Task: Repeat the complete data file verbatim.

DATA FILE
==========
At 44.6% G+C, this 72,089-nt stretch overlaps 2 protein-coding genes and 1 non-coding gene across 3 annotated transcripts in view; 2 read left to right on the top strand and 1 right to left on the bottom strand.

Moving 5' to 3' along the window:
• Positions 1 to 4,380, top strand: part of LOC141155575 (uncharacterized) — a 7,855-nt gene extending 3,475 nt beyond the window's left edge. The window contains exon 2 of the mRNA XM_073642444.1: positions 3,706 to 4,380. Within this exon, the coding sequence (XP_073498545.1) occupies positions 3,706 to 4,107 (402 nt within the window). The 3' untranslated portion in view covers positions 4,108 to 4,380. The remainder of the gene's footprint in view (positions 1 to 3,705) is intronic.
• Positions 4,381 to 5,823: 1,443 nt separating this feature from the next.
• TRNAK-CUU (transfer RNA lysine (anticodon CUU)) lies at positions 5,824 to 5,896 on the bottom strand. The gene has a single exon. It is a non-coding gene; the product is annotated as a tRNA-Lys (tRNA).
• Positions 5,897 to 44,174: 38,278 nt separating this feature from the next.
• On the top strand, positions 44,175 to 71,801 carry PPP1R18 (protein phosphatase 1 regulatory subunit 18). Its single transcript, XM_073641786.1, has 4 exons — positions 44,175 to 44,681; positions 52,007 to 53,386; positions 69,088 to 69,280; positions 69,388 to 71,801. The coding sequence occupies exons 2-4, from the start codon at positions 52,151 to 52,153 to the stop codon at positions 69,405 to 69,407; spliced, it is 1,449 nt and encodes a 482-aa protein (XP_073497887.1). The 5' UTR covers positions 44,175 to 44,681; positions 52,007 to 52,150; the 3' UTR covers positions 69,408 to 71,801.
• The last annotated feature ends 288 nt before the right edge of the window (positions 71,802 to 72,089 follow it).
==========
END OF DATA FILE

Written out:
At 44.6% G+C, this 72,089-nt stretch overlaps 2 protein-coding genes and 1 non-coding gene across 3 annotated transcripts in view; 2 read left to right on the top strand and 1 right to left on the bottom strand.

Moving 5' to 3' along the window:
• Positions 1 to 4,380, top strand: part of LOC141155575 (uncharacterized) — a 7,855-nt gene extending 3,475 nt beyond the window's left edge. The window contains exon 2 of the mRNA XM_073642444.1: positions 3,706 to 4,380. Within this exon, the coding sequence (XP_073498545.1) occupies positions 3,706 to 4,107 (402 nt within the window). The 3' untranslated portion in view covers positions 4,108 to 4,380. The remainder of the gene's footprint in view (positions 1 to 3,705) is intronic.
• Positions 4,381 to 5,823: 1,443 nt separating this feature from the next.
• TRNAK-CUU (transfer RNA lysine (anticodon CUU)) lies at positions 5,824 to 5,896 on the bottom strand. The gene has a single exon. It is a non-coding gene; the product is annotated as a tRNA-Lys (tRNA).
• Positions 5,897 to 44,174: 38,278 nt separating this feature from the next.
• On the top strand, positions 44,175 to 71,801 carry PPP1R18 (protein phosphatase 1 regulatory subunit 18). Its single transcript, XM_073641786.1, has 4 exons — positions 44,175 to 44,681; positions 52,007 to 53,386; positions 69,088 to 69,280; positions 69,388 to 71,801. The coding sequence occupies exons 2-4, from the start codon at positions 52,151 to 52,153 to the stop codon at positions 69,405 to 69,407; spliced, it is 1,449 nt and encodes a 482-aa protein (XP_073497887.1). The 5' UTR covers positions 44,175 to 44,681; positions 52,007 to 52,150; the 3' UTR covers positions 69,408 to 71,801.
• The last annotated feature ends 288 nt before the right edge of the window (positions 71,802 to 72,089 follow it).